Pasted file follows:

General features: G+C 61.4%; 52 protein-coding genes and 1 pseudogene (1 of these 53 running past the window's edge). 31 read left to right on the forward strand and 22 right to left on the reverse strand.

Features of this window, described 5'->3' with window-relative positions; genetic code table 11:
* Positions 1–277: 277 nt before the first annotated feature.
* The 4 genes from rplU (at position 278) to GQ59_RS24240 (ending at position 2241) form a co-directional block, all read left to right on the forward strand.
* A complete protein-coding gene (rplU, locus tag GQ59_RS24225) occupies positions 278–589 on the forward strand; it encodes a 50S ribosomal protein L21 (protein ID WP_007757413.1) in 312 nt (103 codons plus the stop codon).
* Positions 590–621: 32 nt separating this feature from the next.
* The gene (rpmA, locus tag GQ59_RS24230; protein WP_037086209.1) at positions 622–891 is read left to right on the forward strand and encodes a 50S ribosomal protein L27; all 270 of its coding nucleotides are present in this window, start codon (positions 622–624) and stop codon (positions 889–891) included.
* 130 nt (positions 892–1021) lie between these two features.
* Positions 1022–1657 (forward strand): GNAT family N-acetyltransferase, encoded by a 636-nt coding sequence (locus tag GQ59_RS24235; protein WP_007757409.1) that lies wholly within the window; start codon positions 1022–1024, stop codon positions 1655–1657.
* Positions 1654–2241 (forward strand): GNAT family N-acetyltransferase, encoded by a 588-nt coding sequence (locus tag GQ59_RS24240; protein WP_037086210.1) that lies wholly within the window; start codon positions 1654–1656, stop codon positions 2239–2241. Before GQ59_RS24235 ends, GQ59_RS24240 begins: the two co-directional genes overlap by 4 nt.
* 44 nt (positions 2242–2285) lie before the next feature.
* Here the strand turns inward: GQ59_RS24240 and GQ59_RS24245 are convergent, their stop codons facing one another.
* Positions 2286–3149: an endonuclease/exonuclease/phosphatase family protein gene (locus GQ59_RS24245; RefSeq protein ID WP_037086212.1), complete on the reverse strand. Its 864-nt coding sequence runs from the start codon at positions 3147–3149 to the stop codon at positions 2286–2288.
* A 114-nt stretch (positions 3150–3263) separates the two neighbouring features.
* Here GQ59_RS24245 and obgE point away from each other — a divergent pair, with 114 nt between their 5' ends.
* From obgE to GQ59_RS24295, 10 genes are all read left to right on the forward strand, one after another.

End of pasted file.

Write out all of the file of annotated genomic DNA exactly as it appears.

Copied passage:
General features: G+C 61.4%; 52 protein-coding genes and 1 pseudogene (1 of these 53 running past the window's edge). 31 read left to right on the forward strand and 22 right to left on the reverse strand.

Features of this window, described 5'->3' with window-relative positions; genetic code table 11:
* Positions 1–277: 277 nt before the first annotated feature.
* The 4 genes from rplU (at position 278) to GQ59_RS24240 (ending at position 2241) form a co-directional block, all read left to right on the forward strand.
* A complete protein-coding gene (rplU, locus tag GQ59_RS24225) occupies positions 278–589 on the forward strand; it encodes a 50S ribosomal protein L21 (protein ID WP_007757413.1) in 312 nt (103 codons plus the stop codon).
* Positions 590–621: 32 nt separating this feature from the next.
* The gene (rpmA, locus tag GQ59_RS24230; protein WP_037086209.1) at positions 622–891 is read left to right on the forward strand and encodes a 50S ribosomal protein L27; all 270 of its coding nucleotides are present in this window, start codon (positions 622–624) and stop codon (positions 889–891) included.
* 130 nt (positions 892–1021) lie between these two features.
* Positions 1022–1657 (forward strand): GNAT family N-acetyltransferase, encoded by a 636-nt coding sequence (locus tag GQ59_RS24235; protein WP_007757409.1) that lies wholly within the window; start codon positions 1022–1024, stop codon positions 1655–1657.
* Positions 1654–2241 (forward strand): GNAT family N-acetyltransferase, encoded by a 588-nt coding sequence (locus tag GQ59_RS24240; protein WP_037086210.1) that lies wholly within the window; start codon positions 1654–1656, stop codon positions 2239–2241. Before GQ59_RS24235 ends, GQ59_RS24240 begins: the two co-directional genes overlap by 4 nt.
* 44 nt (positions 2242–2285) lie before the next feature.
* Here the strand turns inward: GQ59_RS24240 and GQ59_RS24245 are convergent, their stop codons facing one another.
* Positions 2286–3149: an endonuclease/exonuclease/phosphatase family protein gene (locus GQ59_RS24245; RefSeq protein ID WP_037086212.1), complete on the reverse strand. Its 864-nt coding sequence runs from the start codon at positions 3147–3149 to the stop codon at positions 2286–2288.
* A 114-nt stretch (positions 3150–3263) separates the two neighbouring features.
* Here GQ59_RS24245 and obgE point away from each other — a divergent pair, with 114 nt between their 5' ends.
* From obgE to GQ59_RS24295, 10 genes are all read left to right on the forward strand, one after another.